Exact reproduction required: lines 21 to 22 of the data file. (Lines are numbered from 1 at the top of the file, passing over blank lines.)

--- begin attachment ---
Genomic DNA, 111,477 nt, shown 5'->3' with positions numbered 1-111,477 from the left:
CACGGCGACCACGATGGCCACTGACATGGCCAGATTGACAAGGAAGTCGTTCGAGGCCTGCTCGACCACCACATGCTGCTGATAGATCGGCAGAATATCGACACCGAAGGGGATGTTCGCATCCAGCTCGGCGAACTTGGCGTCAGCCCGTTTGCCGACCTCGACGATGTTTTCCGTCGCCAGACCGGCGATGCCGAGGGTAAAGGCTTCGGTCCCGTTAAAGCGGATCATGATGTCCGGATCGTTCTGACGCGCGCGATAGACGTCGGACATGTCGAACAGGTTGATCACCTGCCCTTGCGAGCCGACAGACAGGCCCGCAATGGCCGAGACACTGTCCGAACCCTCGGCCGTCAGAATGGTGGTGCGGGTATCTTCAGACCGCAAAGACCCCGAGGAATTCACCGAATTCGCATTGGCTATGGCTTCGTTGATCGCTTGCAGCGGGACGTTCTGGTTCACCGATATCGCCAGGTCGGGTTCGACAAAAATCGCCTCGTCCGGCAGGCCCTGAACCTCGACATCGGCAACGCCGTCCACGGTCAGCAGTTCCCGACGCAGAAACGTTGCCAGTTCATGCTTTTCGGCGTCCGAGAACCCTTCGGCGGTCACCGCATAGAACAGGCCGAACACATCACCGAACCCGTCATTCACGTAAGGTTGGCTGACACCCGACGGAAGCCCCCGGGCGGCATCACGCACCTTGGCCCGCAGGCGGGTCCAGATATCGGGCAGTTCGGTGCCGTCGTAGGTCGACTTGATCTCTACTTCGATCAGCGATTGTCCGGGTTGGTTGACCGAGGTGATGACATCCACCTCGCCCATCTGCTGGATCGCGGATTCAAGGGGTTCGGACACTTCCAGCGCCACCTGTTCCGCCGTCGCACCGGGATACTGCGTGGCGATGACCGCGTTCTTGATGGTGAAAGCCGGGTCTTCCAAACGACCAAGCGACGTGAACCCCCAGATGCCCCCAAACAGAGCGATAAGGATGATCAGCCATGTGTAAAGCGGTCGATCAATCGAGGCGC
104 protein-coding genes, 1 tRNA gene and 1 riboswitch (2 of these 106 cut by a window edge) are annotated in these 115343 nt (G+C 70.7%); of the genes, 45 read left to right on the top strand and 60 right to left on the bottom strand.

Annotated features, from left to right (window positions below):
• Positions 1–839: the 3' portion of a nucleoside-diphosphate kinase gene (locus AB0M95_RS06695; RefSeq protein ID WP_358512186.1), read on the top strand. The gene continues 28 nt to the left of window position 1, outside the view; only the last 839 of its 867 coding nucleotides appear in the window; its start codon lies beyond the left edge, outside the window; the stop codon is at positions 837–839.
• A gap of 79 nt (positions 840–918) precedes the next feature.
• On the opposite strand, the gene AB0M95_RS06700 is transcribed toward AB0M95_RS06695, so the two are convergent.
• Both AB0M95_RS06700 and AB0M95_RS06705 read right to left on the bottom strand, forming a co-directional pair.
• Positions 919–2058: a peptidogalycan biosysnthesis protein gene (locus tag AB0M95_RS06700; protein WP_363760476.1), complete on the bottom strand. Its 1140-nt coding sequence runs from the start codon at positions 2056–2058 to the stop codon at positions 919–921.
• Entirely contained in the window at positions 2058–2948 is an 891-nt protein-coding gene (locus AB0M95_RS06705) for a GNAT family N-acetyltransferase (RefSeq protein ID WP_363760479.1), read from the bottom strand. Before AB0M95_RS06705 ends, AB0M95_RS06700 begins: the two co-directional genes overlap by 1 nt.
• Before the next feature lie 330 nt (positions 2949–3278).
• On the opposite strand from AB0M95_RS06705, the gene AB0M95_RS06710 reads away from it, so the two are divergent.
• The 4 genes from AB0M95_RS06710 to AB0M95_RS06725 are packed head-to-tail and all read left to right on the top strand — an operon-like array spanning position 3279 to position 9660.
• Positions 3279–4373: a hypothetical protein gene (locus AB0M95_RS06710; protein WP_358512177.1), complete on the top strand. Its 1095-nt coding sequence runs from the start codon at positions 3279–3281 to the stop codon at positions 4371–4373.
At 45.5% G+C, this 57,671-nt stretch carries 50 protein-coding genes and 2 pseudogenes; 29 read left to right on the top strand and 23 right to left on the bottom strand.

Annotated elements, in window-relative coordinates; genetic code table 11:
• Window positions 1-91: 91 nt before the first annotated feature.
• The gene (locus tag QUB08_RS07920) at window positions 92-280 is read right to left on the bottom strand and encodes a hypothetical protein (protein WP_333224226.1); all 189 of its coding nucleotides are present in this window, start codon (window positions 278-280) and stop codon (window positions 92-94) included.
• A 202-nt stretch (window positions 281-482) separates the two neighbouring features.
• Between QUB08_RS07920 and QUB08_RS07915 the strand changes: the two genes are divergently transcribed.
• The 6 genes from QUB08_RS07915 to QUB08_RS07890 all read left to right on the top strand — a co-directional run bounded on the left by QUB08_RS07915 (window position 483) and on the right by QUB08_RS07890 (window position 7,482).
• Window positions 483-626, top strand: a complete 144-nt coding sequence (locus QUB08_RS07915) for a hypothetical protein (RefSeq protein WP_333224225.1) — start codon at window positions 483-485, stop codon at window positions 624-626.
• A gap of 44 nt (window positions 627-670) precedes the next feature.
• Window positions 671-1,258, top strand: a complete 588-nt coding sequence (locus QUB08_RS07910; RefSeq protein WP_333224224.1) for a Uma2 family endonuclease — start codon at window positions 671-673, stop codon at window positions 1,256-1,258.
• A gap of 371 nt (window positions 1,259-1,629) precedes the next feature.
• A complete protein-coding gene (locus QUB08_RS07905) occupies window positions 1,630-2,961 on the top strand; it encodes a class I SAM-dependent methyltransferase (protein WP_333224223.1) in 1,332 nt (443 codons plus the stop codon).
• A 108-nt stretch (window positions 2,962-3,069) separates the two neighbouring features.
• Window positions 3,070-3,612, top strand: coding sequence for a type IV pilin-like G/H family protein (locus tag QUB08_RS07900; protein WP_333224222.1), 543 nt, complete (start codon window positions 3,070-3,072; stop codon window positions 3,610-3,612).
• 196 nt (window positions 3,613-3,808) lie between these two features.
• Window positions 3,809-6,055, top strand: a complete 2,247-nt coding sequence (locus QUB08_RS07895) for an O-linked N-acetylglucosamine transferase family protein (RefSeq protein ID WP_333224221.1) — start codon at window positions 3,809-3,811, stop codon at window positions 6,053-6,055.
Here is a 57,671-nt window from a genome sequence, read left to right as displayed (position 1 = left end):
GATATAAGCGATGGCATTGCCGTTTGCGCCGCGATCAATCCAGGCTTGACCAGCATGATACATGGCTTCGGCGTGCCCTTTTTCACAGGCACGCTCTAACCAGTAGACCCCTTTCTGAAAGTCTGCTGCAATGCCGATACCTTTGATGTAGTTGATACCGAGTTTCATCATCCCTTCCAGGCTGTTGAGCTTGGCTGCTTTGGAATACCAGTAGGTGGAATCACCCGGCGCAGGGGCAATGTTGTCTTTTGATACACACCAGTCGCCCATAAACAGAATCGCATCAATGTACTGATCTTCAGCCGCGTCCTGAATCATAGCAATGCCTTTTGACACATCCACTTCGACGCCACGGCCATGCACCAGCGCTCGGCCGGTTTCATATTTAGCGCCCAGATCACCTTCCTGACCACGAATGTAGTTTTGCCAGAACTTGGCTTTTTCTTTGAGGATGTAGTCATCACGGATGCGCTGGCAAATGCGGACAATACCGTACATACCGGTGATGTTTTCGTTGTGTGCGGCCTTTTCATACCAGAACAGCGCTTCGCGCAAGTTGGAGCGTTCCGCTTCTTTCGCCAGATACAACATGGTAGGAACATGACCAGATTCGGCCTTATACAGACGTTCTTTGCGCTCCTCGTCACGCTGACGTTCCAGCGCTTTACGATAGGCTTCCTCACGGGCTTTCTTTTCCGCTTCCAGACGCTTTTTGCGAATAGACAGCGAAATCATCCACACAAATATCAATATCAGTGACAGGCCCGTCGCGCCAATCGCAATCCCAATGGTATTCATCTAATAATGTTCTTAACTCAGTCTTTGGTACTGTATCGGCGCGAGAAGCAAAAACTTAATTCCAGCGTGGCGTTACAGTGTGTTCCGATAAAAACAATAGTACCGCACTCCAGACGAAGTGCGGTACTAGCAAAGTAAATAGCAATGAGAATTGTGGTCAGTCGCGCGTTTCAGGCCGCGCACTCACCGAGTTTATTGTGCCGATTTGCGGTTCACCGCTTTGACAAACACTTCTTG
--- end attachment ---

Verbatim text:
• The 6 genes from QUB08_RS07915 to QUB08_RS07890 all read left to right on the top strand — a co-directional run bounded on the left by QUB08_RS07915 (window position 483) and on the right by QUB08_RS07890 (window position 7,482).
• Window positions 483-626, top strand: a complete 144-nt coding sequence (locus QUB08_RS07915) for a hypothetical protein (RefSeq protein WP_333224225.1) — start codon at window positions 483-485, stop codon at window positions 624-626.